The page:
GPs embrace new hepatitis C treatments

Female doctor talking to patient

Western Australian general practitioners are amongst the nation’s most proactive when it comes to prescribing effective new treatments for people living with hepatitis C.

A new report released by the Kirby Institute at UNSW this week, found that after the new treatments became available on the Pharmaceutical Benefits Scheme (PBS) last year, the proportion of prescriptions by GPs in WA increased from 4 per cent in March to 23 per cent in September. This is higher than the national trend which showed an increase from 4 to 19 per cent.

WA Health’s Sexual Health and Blood borne Virus Program Manager, Lisa Bastian, said the results were pleasing, and she’s hopeful that the trend will continue.

“GPs are the key to greater access to treatment and care for people living with hepatitis C,” she said.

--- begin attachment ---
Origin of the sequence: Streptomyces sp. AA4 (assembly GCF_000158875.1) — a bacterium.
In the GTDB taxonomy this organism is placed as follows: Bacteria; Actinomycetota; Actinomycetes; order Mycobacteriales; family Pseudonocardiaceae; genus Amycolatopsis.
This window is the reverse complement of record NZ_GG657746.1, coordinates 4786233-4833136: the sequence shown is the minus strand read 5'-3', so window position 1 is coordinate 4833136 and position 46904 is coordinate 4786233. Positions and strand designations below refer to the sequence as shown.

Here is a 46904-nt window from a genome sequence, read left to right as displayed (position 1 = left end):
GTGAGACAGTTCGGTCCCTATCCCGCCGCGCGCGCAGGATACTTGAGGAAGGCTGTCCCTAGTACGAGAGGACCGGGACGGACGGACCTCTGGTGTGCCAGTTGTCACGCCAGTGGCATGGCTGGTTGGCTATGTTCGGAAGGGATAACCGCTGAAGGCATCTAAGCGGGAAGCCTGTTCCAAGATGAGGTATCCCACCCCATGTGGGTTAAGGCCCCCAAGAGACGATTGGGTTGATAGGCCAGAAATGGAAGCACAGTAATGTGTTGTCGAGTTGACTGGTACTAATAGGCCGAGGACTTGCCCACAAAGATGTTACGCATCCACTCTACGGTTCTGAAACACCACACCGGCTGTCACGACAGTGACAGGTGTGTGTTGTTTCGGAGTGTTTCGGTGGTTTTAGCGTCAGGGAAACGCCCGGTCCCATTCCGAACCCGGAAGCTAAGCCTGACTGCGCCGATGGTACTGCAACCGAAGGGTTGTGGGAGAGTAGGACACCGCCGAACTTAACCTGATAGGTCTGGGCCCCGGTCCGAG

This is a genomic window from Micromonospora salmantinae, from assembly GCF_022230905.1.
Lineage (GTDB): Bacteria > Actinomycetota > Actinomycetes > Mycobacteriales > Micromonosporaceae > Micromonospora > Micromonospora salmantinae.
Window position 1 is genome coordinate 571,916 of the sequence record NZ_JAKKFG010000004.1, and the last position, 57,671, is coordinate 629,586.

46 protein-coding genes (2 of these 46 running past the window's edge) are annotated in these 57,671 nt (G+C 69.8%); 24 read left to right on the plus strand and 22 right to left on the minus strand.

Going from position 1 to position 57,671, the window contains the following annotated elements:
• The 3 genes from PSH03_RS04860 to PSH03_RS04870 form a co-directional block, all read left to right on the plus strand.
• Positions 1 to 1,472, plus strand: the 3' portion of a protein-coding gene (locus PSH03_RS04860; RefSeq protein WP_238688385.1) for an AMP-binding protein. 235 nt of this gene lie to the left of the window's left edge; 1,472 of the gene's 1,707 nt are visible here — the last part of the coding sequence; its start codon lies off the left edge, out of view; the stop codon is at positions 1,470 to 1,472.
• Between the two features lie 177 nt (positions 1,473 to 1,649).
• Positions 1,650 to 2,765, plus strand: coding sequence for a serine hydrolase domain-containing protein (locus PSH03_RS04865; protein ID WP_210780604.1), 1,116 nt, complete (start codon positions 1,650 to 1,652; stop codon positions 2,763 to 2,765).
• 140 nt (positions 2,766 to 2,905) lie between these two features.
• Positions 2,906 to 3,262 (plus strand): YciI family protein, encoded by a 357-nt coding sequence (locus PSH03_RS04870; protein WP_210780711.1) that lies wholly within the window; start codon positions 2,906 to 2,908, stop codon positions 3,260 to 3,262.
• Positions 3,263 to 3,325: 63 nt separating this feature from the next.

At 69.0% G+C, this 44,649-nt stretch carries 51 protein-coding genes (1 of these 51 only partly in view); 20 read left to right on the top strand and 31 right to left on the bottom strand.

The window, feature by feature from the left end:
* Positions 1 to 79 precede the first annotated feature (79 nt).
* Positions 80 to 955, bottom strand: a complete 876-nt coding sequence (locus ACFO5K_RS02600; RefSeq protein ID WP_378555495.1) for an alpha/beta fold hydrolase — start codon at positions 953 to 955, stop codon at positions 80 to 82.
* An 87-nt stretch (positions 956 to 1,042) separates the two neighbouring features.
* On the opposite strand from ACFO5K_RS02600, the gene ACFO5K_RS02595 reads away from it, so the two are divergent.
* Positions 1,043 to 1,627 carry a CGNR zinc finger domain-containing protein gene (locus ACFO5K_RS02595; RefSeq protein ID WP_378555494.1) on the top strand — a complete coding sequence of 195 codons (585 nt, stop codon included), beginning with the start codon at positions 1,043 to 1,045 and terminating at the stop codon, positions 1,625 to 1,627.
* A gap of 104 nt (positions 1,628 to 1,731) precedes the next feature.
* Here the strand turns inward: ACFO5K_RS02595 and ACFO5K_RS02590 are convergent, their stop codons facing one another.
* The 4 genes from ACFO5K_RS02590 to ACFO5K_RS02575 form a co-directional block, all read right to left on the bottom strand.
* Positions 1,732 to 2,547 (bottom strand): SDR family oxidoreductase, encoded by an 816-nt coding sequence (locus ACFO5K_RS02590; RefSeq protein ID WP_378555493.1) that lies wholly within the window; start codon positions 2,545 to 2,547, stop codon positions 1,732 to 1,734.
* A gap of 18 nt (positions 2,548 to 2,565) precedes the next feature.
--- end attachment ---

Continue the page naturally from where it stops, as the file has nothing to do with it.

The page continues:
“We are pleased to see an increasing number of GPs prescribing the treatments, because they are so life changing and we are urging more GPs to get on board and start offering the new treatments to their patients living with chronic hepatitis C.”

From March to September 2016 in WA, 1670 people initiated direct acting antiviral (DAA) treatment for chronic hepatitis C. This represents 8 per cent of people living with hepatitis C in this state. Across Australia, 11 per cent of people living with chronic hepatitis C initiated the treatment in the same period.

In Australia, the biggest risk factor for hepatitis C is injecting drug use.

WA Health is currently running a health campaign which targets at risk groups to help raise awareness of how to prevent the spread of hepatitis C and the effective new treatments available.

Learn more about treatment guidelines for hepatitis C.

Read the full Kirby report (external site). (Additional WA data was supplied to WA Health by the Kirby Institute).